Retail Electricity Providers in New York
The State of New York became deregulated in 1996 after the New York State Public Service Commission (PSC) mandated utilities to unbundle electricity charges on customer bills.
The supply charge on electric bills is now separate from the delivery and transmission charges. This enables customers to shop around for the supply portion from various “retail electricity providers” in their service area – also known as “Energy Service Companies or ESCOs” in New York. These retail electricity providers compete with each other for customers, which results in companies offering lower rates and other incentives to switch.
With competition, shopping customers may benefit through:
- Lower rates
- Customized and flexible plans
- Multiple contract durations (e.g., 3, 6, 12, or 18-month terms)
- Fixed prices for the length of contract
- Hybrid (fixed and variable) pricing for unusual electricity consumption
- More innovative products and services
- Multiple bill-pay options
- Green/Renewable electricity options
- Telephone bill bundling
- Discounted repair services for furnaces
No matter where the supply comes from, the local utility will continue to send the bill, charge for delivery and transmission, maintain the wires and poles, and respond to downed power lines and other emergencies. New York utilities include:
- Bath Electric, Gas & Water Systems
- Central Hudson Gas & Electric
- Con Ed (Consolidated Edison)
- Fishers Island Electric Corporation
- New York State Electric & Gas Corp.
- National Grid (Niagra Mohawk)
- Orange & Rockland
- Pennsylvania Electric Company
- Rochester Gas & Electric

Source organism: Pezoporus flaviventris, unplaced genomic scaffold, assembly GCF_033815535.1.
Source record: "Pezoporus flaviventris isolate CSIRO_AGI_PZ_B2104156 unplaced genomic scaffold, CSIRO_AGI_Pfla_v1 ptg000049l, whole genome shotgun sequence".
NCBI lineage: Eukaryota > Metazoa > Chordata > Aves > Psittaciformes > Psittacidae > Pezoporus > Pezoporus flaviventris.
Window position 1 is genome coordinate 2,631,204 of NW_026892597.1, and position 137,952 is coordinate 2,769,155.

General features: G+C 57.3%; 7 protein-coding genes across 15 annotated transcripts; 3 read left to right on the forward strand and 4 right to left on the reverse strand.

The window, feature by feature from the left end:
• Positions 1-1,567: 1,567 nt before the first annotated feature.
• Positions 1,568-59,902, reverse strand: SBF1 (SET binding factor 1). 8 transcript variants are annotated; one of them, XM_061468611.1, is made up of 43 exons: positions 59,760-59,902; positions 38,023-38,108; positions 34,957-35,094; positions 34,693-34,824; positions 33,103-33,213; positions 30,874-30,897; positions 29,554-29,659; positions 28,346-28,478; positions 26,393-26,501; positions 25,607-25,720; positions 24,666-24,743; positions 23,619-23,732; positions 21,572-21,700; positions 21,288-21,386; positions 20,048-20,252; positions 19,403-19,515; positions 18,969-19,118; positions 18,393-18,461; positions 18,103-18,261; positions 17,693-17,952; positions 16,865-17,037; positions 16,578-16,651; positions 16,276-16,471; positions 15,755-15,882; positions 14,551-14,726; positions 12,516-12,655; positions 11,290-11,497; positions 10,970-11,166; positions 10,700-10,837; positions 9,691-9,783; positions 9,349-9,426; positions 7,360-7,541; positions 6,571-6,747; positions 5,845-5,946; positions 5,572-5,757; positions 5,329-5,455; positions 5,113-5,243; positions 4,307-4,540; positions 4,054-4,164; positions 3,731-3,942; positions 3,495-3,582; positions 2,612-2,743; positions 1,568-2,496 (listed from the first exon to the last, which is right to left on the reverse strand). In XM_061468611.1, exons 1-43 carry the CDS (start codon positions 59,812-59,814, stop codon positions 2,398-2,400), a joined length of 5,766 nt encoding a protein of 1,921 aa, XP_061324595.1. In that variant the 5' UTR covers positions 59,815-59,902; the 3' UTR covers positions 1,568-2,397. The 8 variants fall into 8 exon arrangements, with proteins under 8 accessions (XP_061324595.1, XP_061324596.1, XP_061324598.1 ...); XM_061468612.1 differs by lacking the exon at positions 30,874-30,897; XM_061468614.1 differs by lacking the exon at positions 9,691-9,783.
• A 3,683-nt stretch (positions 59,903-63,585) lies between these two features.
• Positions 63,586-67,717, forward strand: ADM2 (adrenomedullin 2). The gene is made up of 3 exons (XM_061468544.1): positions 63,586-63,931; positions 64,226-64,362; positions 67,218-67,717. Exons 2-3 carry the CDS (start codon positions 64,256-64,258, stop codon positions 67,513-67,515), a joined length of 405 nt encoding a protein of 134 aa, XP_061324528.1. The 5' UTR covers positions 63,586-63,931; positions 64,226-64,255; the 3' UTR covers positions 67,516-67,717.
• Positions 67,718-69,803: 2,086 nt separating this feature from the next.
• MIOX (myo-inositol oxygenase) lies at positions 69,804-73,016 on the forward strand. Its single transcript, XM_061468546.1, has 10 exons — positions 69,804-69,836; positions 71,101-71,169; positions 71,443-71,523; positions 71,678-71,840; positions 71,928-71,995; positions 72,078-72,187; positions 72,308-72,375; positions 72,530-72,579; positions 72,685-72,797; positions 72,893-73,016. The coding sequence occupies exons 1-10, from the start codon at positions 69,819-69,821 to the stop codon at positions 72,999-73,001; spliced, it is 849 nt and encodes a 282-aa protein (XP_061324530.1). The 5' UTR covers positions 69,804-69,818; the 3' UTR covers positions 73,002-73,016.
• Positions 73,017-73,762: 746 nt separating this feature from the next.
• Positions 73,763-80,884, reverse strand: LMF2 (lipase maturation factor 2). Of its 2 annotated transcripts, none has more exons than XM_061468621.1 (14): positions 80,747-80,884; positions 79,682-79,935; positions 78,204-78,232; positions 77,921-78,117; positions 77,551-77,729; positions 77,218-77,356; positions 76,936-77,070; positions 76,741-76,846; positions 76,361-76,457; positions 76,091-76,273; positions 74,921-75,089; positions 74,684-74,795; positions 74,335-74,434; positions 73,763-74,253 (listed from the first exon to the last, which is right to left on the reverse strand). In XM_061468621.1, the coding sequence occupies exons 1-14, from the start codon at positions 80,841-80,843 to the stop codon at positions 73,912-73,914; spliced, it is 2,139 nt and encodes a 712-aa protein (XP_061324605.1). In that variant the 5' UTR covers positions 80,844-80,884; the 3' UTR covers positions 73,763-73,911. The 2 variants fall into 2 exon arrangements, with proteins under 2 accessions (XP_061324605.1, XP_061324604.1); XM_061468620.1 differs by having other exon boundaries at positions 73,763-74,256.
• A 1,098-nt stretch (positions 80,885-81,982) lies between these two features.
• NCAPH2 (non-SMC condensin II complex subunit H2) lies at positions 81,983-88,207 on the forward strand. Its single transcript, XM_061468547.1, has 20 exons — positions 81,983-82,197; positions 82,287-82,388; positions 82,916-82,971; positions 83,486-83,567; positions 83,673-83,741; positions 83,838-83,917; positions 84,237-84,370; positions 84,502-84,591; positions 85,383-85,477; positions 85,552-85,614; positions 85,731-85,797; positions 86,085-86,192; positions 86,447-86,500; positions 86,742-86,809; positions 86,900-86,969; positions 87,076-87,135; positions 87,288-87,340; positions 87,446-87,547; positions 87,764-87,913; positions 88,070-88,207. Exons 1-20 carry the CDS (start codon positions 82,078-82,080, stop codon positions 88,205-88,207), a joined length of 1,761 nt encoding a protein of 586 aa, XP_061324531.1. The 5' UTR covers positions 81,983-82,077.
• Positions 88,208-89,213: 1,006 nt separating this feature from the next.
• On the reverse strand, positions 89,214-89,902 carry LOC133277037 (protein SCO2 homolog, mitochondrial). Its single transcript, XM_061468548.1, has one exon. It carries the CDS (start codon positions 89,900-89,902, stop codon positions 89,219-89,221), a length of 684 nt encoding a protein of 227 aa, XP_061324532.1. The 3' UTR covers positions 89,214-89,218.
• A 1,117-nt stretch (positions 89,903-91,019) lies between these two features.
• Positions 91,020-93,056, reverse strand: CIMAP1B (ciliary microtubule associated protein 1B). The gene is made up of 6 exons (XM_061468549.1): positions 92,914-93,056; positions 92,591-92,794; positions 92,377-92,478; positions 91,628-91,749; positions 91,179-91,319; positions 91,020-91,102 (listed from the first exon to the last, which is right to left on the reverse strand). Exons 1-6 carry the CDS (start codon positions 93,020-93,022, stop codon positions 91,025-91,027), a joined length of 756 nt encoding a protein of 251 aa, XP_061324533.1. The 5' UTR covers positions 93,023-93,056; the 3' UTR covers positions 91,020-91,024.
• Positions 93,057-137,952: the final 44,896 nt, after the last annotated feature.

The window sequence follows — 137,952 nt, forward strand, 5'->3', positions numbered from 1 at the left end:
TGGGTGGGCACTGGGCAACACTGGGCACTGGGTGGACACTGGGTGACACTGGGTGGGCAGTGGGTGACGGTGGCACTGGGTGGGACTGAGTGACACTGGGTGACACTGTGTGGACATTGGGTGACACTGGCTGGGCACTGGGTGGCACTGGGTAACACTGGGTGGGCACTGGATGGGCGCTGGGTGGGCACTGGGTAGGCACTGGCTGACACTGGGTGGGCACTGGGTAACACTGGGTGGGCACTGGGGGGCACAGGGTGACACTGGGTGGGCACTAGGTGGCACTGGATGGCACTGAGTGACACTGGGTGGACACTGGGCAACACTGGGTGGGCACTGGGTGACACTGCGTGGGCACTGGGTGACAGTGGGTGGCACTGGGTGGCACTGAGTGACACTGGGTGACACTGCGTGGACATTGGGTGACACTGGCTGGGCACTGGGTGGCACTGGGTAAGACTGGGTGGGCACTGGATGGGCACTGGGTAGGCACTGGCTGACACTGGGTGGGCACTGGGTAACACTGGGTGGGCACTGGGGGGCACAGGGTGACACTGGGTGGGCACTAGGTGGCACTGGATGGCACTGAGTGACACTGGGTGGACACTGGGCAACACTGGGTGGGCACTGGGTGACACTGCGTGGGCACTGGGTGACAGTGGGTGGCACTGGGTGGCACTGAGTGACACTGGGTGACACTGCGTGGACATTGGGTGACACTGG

- Various Municipal Utilities
How to Switch and What to Look For
To use this FREE tool, scroll to the top of the page and type your Zip Code into the orange box. After you’ve selected your utility, you’ll be presented with the best rate plans from reliable providers in your area.
To compare energy provider rates with the rates you are being charged, find the “Price-to-Compare” on your most recent utility bill. This rate is expressed as “cents/kWh” (cents per kilowatt hour), and may look something like this: 9.016 cents/kWh.
In addition to rate pricing, look for other factors that may affect your decision. Contract durations, for instance, may last for 3, 6, 12, 18 or 24-month terms. Shorter terms may offer lower pricing, but longer terms may lock in low rates for extended periods (the choice is yours). Look for early termination fees and extra charges for using significantly more electricity than usual. Finally, look for other value-adding incentives to switch, such as multiple bill pay options, special rates for first-time customers, and renewable energy options.
Switching is fast and easy once you’ve selected the best provider for you. Simply gather your utility account information, call the retail electricity provider of your choice, and inform them that you’d like to switch. The company’s customer service department will do all of the switching for you, so you won’t have to call your utility. You’ll start seeing charges for the new rate within one to two billing cycles.
If you are having trouble using our tool or have comments or questions, feel free to contact us or email us at email@example.com.
Click here to view The New York State Public Service Commission’s ESCO Consumers Bill of Rights in order to learn about your rights as an energy service company consumer.
POWER SAVERS CORNER
Because the best way to save money on energy costs while also saving the environment is to use LESS power.